News without Editors

I am happy to pay for news. I am not happy to pay for a newspaper. Why won’t anybody take my money?

Some good articles on the future of selling access to news have got me thinking. What is the future business model of news reporting? What is broken right now?

The Past:

The distribution was via paper. Editors bundled a lot of stories together, printed them and sold access to the printed edition. Later came broadcast radio and television, using similar principles. Advertising plays a critical role, too. We, the consumers, paid for a combination of editing, the content, and the delivery.


Bundling is dead. Digital publishing, search, RSS readers, hyperlinks across platforms, suggestion tools (Memes, Google News etc), news pointing tools (Twitter, Facebook, etc) and so forth mean that I pick the individual articles that I read. I don’t care whether it is written on a blog, the NY Times, the WSJ, or somewhere else. I select what I read. I still read the content though, it is still just as valuable. Distribution has become much cheaper due to online publishing. No more expensive printing presses and paper needed.

The graphic below summarizes this:

news-publishingWhat this means:

I DO care about reading a PARTICULAR type of news item at a time when I decide. I DON’T care about reading a particular NEWSPAPER. I bundle my own news now. I am the editor. The job of editing for others is becoming less important. It is becoming obsolete. This is true for both print and broadcast.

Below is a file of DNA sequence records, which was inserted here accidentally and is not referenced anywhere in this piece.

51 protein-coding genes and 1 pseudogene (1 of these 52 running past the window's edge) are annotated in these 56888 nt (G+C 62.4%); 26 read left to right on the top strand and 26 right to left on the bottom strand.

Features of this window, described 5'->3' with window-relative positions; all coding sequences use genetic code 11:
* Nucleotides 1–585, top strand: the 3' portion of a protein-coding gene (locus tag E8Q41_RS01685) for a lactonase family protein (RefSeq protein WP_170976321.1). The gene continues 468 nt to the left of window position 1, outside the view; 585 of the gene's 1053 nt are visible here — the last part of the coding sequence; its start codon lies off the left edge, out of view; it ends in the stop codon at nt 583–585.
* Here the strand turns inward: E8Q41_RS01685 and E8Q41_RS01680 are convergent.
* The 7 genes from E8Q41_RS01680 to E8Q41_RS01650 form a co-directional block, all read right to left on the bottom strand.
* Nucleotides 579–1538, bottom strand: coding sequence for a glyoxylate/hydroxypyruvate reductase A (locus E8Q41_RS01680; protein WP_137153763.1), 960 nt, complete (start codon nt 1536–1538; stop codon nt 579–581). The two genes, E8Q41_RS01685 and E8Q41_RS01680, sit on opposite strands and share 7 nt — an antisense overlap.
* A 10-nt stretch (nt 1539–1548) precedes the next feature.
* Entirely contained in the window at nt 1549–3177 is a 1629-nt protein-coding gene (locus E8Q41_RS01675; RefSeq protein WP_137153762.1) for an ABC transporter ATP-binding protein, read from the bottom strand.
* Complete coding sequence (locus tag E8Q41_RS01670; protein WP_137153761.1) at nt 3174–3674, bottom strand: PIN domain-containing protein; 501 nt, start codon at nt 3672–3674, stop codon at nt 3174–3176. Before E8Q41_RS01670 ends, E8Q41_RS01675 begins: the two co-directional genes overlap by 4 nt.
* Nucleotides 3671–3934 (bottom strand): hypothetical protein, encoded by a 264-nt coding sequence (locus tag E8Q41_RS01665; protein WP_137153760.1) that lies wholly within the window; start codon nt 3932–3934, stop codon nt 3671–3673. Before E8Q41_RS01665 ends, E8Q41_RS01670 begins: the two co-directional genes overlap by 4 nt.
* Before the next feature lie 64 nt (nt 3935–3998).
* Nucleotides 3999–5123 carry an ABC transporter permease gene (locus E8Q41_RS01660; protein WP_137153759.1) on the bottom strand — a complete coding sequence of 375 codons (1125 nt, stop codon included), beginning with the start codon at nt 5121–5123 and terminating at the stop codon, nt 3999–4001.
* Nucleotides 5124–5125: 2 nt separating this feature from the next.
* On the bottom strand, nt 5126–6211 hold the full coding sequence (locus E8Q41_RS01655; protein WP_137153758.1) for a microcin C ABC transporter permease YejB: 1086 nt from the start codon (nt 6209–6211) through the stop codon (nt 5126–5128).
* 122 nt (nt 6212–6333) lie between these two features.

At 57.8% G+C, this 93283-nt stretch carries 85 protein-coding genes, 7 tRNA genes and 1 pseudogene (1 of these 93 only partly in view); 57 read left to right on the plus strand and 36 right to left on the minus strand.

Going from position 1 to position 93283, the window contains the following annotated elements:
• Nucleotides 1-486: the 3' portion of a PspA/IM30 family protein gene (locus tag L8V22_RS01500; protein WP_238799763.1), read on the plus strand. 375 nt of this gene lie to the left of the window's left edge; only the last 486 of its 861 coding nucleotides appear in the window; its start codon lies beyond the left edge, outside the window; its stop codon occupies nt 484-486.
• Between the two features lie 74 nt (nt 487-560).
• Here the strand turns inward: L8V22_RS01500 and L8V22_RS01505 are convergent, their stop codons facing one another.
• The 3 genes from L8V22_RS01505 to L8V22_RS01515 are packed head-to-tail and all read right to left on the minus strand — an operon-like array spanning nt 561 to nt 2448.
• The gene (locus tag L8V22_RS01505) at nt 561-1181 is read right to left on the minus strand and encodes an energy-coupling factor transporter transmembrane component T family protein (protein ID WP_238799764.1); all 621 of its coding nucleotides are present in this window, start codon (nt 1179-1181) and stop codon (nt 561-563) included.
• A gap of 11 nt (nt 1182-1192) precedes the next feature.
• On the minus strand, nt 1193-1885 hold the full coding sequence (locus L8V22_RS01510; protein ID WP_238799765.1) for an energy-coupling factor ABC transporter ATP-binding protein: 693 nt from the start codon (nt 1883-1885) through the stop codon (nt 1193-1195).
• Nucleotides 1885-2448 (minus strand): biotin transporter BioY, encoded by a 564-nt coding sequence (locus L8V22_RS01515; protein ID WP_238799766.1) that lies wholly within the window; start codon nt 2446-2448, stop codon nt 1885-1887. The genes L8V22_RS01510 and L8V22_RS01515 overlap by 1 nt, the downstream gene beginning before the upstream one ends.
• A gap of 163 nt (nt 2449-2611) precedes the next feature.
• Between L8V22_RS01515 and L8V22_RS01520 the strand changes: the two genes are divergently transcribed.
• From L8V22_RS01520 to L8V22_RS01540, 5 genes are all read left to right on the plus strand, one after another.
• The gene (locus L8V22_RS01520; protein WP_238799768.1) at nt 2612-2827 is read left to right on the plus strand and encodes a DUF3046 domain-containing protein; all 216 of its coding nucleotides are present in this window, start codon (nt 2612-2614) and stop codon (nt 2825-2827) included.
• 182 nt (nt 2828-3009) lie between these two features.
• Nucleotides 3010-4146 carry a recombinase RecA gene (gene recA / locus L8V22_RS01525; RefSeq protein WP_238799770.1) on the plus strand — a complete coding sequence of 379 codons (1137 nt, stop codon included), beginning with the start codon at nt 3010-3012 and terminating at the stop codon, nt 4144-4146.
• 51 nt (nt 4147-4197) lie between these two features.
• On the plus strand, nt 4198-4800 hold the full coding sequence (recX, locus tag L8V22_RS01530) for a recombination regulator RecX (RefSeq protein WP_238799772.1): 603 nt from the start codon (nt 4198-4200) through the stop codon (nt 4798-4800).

In the past, we paid editors to pick the content, package it and deliver it to us. But now, we don’t have to anymore. And we don’t want to. I will not pay an editor to select my news. This is a dying part of the value chain. I also don’t have to pay for paper anymore.

However, I am more than happy to pay for the content. No problem. But publishers still insist on selling me editorial services…


I am happy to pay $100+ per year to an industry organization for a subscription to all content that currently resides on newspapers. This organization could pay their members dependent on the amount of traffic that comes to their sites via the subscribers of the scheme. This would mean large and small publishers could benefit proportionally to their contribution in terms of what people actually read.

But I won’t pay for editors anymore. Not in news print, not in television. I consume on demand now. I am the editor and I decide the composition of my own, personalized news flow. My ‘newspaper’ comes for dozens of sources each day, some of which I didn’t even knew existed the minute before I read them.

When can I start paying?

This video doesn’t fit the article 100%, but it is still pretty funny:

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